Italian Meringue Frosting

IMG_8804 Platter of Cupcakes

Italian Meringue is a meringue made by slowly drizzling a hot sugar syrup into whipped egg whites. Prior to adding the syrup, the egg whites should be whipped until they are foamy and start to form soft peaks, but not dry at all. You can use egg whites from a carton or real egg whites. The results are the same. The sugar syrup is created by combining and boiling water and sugar to the soft ball stage (240F). Soft ball stage just means that if you were to take a drop of the sugar syrup and place it into a bowl of cold water, it would form a ball that is malleable – a soft ball.

IMG_8809 Bite Taken Out

When the syrup is added to the egg whites, the heat from the syrup will gently heat the egg whites, rendering them safe for consumption, while adding volume and fluffiness to the frosting. Once cooled, this frosting is spread or dolloped on cake or cupcakes in a casual fashion, but the results are quite stunning – a pillow of pure white with soft peaks and a gorgeous sheen.

IMG_8798 Top View

This frosting pairs beautifully with chocolate cake or coconut cake, as shown here.

Voluminous Italian Meringue Frosting

Adapted from: King Arthur Flour
 
(Yield: 4 1/2 to 5 cups)
 
2 large egg whites, room temperature
1 cup sugar
1/3 c water
1/4 teaspoon cream of tartar
1/8 teaspoon salt
1 teaspoon vanilla extract
 

Place the sugar, water, cream of tartar, and salt in a saucepan and heat over a medium-low flame. Whisk until the sugar dissolves and then let it boil until the solution reaches 240°F.

Meanwhile, using your whisk attachment, beat the egg whites in a stand mixer or using a hand-held mixer. Whisk the eggs until they reach very soft peaks and look foamy.

IMG_8761 Whipped Egg Whites

Once the syrup reaches 240°F, slowly drizzle the syrup along the side of the bowl containing the egg whites, while beating the whites. It is important to drizzle the syrup slowly while beating the egg whites, to temper the egg whites. Temper means to gently and slowly bring something up to temperature. If this step is neglected and the syrup is added to quickly or dumped into the egg whites, the egg whites will scramble.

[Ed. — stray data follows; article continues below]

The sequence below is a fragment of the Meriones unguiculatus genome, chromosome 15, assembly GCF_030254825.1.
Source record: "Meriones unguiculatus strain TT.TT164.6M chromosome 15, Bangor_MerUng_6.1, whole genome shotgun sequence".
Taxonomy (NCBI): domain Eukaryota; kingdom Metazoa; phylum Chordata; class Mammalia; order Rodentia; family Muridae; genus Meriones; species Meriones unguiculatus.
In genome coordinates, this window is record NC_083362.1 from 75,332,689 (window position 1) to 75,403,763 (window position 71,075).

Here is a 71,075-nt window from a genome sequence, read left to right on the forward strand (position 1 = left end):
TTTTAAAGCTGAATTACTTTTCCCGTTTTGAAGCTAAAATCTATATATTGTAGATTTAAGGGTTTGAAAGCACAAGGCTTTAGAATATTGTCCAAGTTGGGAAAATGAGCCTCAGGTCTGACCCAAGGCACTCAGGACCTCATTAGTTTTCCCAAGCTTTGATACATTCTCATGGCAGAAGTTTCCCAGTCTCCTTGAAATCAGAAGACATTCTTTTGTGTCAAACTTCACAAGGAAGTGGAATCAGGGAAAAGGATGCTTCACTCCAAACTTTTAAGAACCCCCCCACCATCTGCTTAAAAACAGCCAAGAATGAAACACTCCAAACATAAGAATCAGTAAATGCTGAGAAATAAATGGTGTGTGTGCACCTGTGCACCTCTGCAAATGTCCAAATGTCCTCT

Once all the syrup is incorporated into the egg whites, add the vanilla extract, turn the mixer on high and beat for about 5 minutes. The frosting will become thick and voluminous (lifting the whisk away from the frosting will show nearly-stiff peaks) and garner structure which will help the frosting stay put when on your cakes or cupcakes.

IMG_8765 Frosting on Whisk

IMG_8777 Spreading Frosting

When frosting cupcakes, try using a large ice cream scoop. It is easy to dollop atop the cupcakes. Then decorate as desired.

IMG_8767 Scoop of Frosting

IMG_8769 Dollop of Frosting on Cupcake

This frosting can be stored on cakes or cupcakes at room temperature for up to 2 days and in the fridge for up to 4 days. Unused frosting can be stored in an airtight container for up to a week. Given these guidelines, however, this frosting is at its very best the day it is made.

IMG_8797 Closeup Bite Out

Sweetly ♥ Yours,

Leelabean

5 comments

  1. cherie says:

    When you say frosting can be stored in an airtight container for up to a week should it be refrigerated?

  2. chin says:

    Hi,
    Does “1/3 c water” refer to 1/3 cup of water?

Leave a Reply

Your email address will not be published. Required fields are marked *

You may use these HTML tags and attributes: <a href="" title=""> <abbr title=""> <acronym title=""> <b> <blockquote cite=""> <cite> <code> <del datetime=""> <em> <i> <q cite=""> <strike> <strong>